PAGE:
Florida says no to two healthcare law features
WASHINGTON (Reuters) - Florida will not implement two provisions of the U.S. healthcare law involving an expansion of Medicaid for the poor and creation of a private insurance exchange, Governor Rick Scott said on Sunday.
Two other states with Republican governors, Wisconsin and Louisiana, opted out of the two provisions last week in the wake of the Supreme Court decision upholding the Patient Protection and Affordable Care Act.
The healthcare law takes full effect in January 2014 and Republican lawmakers hope to repeal it before then. Florida will comply with the law if it remains in effect, Scott said.
In a statement, the governor said the healthcare law would not aid economic growth in his state "and since Florida is legally allowed to opt out, that's the right decision for our citizens."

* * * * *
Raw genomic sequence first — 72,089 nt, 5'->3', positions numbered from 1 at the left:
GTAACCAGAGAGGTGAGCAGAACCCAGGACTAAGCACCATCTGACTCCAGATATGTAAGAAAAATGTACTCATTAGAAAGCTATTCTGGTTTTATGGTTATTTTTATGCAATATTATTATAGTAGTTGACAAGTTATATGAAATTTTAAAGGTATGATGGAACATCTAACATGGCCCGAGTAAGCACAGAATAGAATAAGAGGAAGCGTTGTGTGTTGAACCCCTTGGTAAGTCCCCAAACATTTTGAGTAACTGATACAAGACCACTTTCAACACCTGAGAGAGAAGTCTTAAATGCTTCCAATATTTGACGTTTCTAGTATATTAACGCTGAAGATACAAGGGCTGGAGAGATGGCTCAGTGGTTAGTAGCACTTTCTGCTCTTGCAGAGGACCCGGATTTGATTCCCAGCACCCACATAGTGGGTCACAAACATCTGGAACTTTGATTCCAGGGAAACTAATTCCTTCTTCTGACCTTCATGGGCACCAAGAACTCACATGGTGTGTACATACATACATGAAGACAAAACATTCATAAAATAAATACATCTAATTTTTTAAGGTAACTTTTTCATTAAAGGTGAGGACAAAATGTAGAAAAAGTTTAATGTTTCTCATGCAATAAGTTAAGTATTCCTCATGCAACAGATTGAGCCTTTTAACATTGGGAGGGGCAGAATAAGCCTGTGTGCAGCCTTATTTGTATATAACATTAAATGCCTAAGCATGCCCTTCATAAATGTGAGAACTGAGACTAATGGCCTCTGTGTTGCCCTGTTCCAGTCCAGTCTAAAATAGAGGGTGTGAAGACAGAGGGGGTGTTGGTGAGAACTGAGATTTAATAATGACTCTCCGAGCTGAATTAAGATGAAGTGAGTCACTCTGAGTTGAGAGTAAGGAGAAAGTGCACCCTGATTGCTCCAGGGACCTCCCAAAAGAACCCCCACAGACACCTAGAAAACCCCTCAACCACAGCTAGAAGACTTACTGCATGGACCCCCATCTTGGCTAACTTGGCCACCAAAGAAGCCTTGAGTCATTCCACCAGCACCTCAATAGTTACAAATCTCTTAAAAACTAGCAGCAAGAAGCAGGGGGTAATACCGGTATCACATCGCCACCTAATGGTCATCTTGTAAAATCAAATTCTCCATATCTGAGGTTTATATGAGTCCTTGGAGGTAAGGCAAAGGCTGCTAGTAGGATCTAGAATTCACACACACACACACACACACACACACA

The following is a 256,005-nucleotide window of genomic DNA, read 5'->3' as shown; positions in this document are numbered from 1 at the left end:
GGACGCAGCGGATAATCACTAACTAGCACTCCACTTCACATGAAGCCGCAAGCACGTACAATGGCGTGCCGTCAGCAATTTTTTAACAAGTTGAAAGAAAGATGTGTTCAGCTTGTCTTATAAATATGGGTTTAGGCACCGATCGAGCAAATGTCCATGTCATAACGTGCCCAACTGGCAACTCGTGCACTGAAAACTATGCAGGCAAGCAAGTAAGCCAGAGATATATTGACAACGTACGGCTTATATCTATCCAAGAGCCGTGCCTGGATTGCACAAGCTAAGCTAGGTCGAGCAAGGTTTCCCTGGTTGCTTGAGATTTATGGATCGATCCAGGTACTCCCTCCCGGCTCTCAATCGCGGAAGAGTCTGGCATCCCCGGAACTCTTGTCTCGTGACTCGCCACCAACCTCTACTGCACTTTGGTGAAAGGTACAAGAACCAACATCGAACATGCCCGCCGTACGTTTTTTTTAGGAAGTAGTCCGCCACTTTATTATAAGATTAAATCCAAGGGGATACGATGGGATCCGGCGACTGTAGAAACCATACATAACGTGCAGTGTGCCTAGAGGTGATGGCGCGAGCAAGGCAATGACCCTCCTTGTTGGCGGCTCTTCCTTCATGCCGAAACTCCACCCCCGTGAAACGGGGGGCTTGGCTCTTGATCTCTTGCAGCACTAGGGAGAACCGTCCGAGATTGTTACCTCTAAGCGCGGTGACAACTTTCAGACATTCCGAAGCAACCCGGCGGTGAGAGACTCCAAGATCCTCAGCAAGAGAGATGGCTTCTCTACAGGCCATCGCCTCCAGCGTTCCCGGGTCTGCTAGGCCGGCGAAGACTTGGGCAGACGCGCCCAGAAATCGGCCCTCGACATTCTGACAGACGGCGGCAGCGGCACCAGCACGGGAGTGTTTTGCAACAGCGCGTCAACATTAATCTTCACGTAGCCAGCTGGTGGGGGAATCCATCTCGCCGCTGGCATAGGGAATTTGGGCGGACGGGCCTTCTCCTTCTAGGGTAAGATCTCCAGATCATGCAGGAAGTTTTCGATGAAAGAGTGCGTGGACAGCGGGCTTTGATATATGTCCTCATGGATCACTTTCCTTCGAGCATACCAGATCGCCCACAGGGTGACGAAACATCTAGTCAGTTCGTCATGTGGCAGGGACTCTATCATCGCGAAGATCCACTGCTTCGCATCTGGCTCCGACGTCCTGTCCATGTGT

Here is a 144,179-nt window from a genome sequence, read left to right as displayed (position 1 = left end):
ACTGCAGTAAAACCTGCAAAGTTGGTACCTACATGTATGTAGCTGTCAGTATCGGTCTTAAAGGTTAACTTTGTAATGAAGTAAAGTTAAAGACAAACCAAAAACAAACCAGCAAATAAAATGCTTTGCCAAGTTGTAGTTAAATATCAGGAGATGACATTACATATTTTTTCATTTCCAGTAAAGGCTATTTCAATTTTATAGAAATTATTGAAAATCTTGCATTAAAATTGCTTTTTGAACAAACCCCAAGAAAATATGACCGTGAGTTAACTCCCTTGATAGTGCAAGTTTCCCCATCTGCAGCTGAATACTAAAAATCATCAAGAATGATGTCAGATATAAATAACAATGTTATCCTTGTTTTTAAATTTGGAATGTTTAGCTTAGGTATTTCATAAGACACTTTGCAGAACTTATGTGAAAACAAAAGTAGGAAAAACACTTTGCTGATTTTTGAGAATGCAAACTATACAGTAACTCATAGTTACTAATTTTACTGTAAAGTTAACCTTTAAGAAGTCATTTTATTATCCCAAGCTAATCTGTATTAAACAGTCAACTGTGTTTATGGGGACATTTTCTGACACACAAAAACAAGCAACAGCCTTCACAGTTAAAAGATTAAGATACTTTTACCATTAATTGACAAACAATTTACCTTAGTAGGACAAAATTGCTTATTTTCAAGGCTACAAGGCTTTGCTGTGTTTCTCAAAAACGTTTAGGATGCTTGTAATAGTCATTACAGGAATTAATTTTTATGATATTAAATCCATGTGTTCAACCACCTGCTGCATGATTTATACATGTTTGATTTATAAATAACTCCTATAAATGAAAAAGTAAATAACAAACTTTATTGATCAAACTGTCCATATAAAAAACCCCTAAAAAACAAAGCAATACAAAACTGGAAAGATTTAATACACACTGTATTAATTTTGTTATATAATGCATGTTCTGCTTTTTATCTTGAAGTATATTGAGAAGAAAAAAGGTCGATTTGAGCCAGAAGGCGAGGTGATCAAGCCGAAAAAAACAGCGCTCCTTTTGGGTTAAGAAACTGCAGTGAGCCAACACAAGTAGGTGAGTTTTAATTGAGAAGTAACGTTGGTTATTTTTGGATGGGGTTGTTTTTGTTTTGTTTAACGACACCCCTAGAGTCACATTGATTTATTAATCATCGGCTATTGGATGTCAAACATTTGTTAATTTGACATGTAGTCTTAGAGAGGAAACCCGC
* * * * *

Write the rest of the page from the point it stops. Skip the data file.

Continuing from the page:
Scott said expansion of Medicaid, which provides healthcare for the poor, would cost $1.9 billion while the state has other health programs in place. Premiums would rise on the insurance exchange, he said.
If states do not create insurance exchanges, the federal government says it will set up them. The exchanges are intended to extend health coverage to an additional 16 million people. The Kaiser Family Foundation says 17 states have made no significant progress toward an exchange or rejected the idea.